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Goin’ Home


Navy Chief Petty Officer Graham Jackson plays “Goin’ Home” 

Goin’ Home Navy Chief Petty Officer Graham Jackson plays “Goin’ Home” on the accordion as Franklin D. Roosevelt’s body is carried from Warm Springs, Georgia, where he suddenly died from a stroke on April 12, 1945. Jackson, a celebrated musician who played in numerous command performances in Washington, was a personal friend of the President Franklin and First Lady.

“Goin’ Home,”based on the Czech composer Antonin Dvorak’s famous “Largo” theme from his Symphony No. 5 (From the New World), Op. 95. His symphony was composed while he was in America and was first performed by the New York Philharmonic at Carnegie Hall on December 16, 1893. It has been said that Dvorak’s themes in his symphony were inspired by American folk melodies, especially Afro-American or American Indian. But his themes are just as similar to Bohemian folk music and most likely from that music.

The words associated with “Goin’ Home” were written by one of Dvorak’s pupils, William Arms Fisher, who adapted and arranged the Largo theme and added his own words.

Goin’ home, goin’ home, I’m a goin’ home;
Quiet-like, some still day, I’m jes’ goin’ home.
It’s not far, jes’ close by, Through an open door;
Work all done, care laid by, Goin’ to fear no more.
Mother’s there ‘spectin’ me, Father’s waitin’ too;
Lots o’ folks gather’d there, All the friends I knew,
All the friends I knew.
Home, I’m goin’ home!”

The Largo, with its haunting English horn solo, is the outpouring of Dvorak’s own home-longing, with something of the loneliness of far-off prairie horizons, the faint memory of the red-man’s bygone days, and a sense of the tragedy of the black-man as it sings in his “spirituals.” Deeper still it is a moving expression of that nostalgia of the soul all human beings feel. That the lyric opening theme of the Largo should spontaneously suggest the words ‘Goin’ home, goin’ home’ is natural enough, and that the lines that follow the melody should take the form of a negro spiritual accords with the genesis of the symphony.– William Arms Fisher, Boston, July 21, 1922.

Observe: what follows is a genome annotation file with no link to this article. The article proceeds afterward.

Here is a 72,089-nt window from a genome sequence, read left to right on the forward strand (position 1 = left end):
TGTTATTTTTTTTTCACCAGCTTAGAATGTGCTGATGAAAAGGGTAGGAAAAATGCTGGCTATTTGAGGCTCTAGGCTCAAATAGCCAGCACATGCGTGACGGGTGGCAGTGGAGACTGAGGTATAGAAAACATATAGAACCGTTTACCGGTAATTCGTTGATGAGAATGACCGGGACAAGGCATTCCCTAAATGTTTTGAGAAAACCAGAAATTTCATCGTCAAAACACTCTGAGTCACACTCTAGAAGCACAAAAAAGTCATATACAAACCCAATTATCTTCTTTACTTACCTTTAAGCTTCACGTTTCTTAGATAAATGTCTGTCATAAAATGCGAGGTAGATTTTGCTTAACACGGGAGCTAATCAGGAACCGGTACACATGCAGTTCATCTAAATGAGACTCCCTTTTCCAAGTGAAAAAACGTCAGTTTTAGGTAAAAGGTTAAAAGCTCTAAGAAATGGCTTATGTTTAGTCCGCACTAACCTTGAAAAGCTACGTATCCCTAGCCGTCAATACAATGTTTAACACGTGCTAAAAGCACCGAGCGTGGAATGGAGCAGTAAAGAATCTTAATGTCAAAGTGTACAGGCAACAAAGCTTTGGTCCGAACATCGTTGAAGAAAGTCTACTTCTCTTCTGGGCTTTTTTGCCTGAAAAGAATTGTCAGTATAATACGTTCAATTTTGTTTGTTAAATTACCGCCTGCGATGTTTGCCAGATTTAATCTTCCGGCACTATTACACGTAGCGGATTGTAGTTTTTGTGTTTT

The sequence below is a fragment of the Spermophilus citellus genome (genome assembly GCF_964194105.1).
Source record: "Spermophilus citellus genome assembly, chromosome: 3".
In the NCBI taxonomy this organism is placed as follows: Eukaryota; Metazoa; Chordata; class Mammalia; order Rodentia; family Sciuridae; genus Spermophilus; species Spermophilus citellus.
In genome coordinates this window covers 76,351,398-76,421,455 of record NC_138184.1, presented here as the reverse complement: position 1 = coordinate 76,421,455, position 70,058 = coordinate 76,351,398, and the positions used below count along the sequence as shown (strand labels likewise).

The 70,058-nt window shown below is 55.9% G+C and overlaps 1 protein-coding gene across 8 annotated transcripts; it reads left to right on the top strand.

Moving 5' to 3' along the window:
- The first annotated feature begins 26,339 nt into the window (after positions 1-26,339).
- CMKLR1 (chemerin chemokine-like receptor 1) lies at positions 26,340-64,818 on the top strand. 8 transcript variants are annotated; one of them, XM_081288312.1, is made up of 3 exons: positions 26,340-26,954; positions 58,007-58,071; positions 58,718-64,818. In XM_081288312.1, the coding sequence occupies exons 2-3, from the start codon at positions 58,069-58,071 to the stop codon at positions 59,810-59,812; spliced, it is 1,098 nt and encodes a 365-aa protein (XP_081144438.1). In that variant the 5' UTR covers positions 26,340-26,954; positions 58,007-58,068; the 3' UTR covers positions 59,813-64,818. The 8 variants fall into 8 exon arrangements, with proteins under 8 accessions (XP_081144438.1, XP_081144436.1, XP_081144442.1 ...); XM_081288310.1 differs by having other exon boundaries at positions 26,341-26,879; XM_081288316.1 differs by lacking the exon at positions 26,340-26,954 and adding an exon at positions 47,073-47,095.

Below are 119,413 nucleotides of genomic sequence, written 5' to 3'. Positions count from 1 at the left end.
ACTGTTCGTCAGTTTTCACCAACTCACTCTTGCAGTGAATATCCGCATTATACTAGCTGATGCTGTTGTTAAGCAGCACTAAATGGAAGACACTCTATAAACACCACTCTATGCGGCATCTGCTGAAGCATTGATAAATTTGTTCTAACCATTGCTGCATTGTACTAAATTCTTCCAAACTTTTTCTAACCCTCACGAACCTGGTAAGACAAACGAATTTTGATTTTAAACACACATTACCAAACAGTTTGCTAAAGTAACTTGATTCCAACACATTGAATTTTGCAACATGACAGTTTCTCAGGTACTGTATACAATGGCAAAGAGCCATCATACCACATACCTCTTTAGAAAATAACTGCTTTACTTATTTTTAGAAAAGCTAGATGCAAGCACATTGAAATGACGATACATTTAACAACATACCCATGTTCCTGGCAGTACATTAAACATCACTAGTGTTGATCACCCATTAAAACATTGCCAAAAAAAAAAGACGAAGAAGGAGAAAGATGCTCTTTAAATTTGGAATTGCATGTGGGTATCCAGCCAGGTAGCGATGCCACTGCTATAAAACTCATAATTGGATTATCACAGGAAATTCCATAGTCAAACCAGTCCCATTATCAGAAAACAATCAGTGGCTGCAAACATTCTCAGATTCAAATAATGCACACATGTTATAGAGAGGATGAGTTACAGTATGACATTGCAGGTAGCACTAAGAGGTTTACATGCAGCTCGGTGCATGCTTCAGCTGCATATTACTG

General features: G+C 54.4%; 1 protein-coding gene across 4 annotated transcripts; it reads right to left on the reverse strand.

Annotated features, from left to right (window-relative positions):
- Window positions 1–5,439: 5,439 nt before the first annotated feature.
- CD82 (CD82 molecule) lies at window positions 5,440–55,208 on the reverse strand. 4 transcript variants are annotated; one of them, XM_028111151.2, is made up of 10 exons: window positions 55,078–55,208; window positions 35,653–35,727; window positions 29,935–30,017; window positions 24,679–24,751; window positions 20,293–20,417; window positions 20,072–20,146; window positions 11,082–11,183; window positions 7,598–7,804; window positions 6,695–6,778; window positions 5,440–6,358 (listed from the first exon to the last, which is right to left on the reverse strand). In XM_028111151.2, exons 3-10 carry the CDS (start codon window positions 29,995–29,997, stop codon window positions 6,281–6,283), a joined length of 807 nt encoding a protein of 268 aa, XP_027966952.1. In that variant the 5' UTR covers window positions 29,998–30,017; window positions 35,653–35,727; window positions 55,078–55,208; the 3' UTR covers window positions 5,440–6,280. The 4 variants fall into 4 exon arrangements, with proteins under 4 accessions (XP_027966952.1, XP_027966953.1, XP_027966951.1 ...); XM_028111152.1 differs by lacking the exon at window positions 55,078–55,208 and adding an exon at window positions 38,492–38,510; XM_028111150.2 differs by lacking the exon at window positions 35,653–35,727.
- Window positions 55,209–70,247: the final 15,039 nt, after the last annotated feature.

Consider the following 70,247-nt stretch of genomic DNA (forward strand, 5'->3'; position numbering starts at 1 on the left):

It especially became known as a spiritual after the death of U.S. President Franklin D. Roosevelt in the 1940s and popularized when performed by Paul Robeson. The melody was used as a recurring theme in “Eleanor and Franklin”, a 1976 television movie about FDR and the First Lady. It provides the background music as the train bears the body of the president from Warm Springs GA back to Washington.

In the 1980s the tune was arranged by USAF Band member Jari Villanueva for use at funerals at Arlington National Cemetery. The arrangement was used regularly by service bands and was featured in the movie Clear and Present Danger in 1994. The arrangement was played by the US Army Band (Pershing’s Own) at the service at the Tomb of the Unknown Soldier in May, 1998 when the Vietnam Unknown was exhumed for testing. (The remains were later identified as USAF 1st Lt Michael Joseph Blassie) It was used because there was no religion attached to the Unknown and they wanted a secular piece of music. In 2004 the family of President Ronald Reagan asked for it to be played at the departure ceremony for President Reagan’s remains at Andrews Air Force. It was again used at President Ford’s funeral.

The arrangement has been played throughout the nation and world.

“That “Going Home” is still played at Arlington at funerals means so much to me and I am honored to have this little bit of a musical legacy. Of all the music I’ve been associated with, this one arrangement is the one I’m most proud. Being associated and working with the USAF Band, the USAF Honor Guard and the USAF Chaplaincy at ANC is a proud thing in my life.”-Jari Villanueva

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